Introductory Algebra for College Students (7th Edition)

Published by Pearson
ISBN 10: 0-13417-805-X
ISBN 13: 978-0-13417-805-9

Chapter 6 - Section 6.1 - The Greatest Common Factor and Factoring by Grouping - Exercise Set - Page 428: 110


Makes sense.

Work Step by Step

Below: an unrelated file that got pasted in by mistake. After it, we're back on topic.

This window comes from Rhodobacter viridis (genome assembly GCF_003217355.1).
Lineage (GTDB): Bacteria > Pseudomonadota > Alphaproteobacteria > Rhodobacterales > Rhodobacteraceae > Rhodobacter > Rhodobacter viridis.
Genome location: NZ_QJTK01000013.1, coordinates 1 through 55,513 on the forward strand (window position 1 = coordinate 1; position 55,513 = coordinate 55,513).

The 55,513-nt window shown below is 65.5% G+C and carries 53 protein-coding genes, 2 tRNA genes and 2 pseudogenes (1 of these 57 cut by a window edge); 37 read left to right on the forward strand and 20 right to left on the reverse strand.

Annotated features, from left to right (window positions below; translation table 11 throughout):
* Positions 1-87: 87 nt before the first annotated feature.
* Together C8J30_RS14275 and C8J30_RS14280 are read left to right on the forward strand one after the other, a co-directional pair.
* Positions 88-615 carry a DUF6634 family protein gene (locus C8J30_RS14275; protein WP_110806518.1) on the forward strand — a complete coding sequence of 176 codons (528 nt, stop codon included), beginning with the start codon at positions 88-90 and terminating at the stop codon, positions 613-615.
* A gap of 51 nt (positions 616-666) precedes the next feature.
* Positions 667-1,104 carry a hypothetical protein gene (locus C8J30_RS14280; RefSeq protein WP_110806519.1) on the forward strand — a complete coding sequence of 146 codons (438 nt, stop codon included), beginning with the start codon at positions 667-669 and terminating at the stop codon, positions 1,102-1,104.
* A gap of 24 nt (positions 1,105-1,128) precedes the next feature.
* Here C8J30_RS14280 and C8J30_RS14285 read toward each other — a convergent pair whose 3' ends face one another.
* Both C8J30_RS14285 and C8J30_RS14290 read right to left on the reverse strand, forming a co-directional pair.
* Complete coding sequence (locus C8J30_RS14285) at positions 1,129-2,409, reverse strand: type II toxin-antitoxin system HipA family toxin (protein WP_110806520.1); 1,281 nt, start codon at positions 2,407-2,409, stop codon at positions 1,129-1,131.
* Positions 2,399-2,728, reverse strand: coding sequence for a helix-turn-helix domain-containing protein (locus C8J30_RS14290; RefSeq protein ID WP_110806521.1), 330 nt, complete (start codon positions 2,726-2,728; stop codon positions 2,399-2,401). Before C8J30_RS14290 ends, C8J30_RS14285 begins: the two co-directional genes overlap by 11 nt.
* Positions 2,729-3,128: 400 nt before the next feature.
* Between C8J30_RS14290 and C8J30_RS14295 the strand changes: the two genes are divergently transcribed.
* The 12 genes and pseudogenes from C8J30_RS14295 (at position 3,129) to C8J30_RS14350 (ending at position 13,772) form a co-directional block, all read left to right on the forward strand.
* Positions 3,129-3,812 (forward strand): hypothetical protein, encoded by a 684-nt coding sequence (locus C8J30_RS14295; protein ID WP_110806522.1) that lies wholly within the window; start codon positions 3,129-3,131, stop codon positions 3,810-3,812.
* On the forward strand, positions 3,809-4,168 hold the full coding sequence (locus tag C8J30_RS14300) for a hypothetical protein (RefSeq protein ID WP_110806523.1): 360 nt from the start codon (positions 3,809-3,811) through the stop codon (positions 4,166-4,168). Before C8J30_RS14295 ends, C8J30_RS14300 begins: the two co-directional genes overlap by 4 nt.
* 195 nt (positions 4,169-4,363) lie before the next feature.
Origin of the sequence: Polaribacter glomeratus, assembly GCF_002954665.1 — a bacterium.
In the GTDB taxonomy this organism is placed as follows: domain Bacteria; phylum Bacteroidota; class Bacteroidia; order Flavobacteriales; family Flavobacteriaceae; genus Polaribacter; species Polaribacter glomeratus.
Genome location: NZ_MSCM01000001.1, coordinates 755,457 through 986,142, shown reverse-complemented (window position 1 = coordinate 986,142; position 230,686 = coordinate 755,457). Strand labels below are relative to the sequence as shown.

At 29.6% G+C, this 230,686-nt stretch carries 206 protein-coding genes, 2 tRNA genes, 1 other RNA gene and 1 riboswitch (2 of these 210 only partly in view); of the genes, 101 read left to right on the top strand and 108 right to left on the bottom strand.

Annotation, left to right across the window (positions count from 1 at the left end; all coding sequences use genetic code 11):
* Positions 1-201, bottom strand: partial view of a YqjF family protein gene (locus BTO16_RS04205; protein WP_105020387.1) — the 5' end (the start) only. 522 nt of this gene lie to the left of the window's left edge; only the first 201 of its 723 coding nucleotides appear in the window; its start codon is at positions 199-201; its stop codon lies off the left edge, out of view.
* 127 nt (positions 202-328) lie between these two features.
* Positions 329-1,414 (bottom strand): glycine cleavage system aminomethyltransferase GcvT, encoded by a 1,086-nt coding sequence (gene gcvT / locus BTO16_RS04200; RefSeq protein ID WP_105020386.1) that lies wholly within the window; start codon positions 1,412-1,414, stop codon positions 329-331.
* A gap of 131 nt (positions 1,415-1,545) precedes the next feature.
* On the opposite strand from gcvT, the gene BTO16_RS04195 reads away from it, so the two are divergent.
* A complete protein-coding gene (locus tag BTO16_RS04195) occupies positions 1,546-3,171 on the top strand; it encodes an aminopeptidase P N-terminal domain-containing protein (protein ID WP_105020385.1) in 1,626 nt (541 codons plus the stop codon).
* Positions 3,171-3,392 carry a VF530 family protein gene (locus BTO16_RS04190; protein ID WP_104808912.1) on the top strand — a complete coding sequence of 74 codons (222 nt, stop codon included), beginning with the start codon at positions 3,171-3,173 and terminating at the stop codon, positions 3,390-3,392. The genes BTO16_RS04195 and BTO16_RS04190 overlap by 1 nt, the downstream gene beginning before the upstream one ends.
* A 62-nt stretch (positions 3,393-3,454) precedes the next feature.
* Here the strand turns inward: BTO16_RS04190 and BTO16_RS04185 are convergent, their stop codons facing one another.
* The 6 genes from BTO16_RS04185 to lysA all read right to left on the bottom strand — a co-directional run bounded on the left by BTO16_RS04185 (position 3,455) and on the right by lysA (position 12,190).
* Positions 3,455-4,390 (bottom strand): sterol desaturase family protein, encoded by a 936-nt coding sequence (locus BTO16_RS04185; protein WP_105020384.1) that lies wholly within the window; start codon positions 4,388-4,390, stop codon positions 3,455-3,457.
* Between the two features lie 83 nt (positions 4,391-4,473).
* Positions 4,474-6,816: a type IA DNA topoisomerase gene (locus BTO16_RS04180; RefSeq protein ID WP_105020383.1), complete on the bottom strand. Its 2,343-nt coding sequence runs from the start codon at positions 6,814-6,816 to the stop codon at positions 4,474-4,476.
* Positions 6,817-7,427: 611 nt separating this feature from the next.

Try an example: $2x^{3}-4x^{2}+7x-14$ $\left[\begin{array}{lll} (2x^{3}-4x^{2})+(7x-14) & ... & (2x^{3}+7x)+[-4x^{2}-14] \\ =2x^{2}(x-2)+7(x-2) & & =x(2x^{2}+7)-2(2x^{2}+7)\\ =(x-2)(2x^{2}+7) & & =(2x^{2}+7)(x-2) \end{array}\right]$ which are equivalent, since multiplication is commutative. Two different groupings, same factorizations. Makes sense.
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